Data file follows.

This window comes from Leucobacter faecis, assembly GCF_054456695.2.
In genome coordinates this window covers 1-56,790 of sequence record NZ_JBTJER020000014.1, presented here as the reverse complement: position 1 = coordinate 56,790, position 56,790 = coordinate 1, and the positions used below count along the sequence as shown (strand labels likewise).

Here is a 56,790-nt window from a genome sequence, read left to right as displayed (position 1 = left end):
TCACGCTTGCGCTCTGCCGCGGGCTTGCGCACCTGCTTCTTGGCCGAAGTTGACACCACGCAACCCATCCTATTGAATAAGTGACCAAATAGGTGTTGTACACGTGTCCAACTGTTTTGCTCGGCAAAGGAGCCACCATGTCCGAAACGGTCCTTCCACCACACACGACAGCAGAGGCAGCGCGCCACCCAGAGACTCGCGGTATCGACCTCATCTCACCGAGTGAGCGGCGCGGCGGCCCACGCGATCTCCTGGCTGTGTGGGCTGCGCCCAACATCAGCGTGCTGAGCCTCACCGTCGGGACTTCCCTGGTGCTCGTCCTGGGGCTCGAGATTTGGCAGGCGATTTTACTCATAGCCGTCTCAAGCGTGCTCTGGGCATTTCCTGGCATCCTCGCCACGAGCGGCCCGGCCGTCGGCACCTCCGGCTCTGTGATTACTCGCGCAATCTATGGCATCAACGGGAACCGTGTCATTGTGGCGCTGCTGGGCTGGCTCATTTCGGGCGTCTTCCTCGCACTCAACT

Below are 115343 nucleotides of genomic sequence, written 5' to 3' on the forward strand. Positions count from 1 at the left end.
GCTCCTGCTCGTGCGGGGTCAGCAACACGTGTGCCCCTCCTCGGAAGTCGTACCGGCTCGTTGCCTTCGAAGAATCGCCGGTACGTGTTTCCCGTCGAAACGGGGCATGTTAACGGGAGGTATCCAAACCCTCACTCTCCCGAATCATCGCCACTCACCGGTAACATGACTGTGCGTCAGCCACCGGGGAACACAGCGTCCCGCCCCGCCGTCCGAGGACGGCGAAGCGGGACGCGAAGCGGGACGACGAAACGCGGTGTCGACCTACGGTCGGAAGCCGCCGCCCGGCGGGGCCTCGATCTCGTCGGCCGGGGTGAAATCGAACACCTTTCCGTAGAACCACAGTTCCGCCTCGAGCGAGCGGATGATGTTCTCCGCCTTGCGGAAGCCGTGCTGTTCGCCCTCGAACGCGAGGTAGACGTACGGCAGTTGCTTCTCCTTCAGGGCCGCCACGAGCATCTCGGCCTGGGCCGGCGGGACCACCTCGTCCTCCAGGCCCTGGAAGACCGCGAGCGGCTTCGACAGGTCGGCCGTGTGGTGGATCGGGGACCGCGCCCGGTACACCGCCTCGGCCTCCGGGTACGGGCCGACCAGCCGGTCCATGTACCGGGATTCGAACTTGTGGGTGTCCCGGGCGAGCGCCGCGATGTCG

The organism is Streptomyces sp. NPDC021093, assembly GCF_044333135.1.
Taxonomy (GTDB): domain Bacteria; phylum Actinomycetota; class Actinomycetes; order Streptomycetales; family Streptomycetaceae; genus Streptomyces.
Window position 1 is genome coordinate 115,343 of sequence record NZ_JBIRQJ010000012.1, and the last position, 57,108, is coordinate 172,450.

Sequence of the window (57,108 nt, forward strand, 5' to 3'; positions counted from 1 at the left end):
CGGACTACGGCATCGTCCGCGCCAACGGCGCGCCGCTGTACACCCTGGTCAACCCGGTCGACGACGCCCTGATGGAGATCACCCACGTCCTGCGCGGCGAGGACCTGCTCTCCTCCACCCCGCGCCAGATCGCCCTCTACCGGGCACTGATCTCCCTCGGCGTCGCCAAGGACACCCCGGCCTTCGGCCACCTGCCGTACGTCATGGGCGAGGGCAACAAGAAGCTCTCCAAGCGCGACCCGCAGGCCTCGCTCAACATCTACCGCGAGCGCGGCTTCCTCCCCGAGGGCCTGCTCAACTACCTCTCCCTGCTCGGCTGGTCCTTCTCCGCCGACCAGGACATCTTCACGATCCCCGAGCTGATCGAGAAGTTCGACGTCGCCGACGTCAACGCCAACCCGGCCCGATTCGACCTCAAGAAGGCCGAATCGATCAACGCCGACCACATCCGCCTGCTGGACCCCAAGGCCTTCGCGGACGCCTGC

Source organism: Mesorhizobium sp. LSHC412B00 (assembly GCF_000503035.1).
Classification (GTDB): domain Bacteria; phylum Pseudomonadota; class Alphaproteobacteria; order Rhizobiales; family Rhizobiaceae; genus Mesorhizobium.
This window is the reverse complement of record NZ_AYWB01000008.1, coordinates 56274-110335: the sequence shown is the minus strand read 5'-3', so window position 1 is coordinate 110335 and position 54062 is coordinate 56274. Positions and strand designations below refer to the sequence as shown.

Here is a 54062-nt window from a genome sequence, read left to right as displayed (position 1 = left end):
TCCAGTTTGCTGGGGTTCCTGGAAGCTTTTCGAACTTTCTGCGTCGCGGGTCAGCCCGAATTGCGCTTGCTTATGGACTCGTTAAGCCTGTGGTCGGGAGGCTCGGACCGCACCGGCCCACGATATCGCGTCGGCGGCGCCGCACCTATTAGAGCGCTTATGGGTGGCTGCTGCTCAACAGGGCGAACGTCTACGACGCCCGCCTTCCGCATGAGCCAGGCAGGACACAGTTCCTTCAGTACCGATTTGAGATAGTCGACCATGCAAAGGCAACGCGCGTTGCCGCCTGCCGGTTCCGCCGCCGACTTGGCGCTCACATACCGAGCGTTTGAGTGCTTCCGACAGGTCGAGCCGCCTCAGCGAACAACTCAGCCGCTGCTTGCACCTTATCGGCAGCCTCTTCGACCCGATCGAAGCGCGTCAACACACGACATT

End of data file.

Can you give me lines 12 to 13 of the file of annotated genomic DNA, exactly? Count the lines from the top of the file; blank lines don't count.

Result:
Source organism: Mesorhizobium sp. LSHC412B00 (assembly GCF_000503035.1).
Classification (GTDB): domain Bacteria; phylum Pseudomonadota; class Alphaproteobacteria; order Rhizobiales; family Rhizobiaceae; genus Mesorhizobium.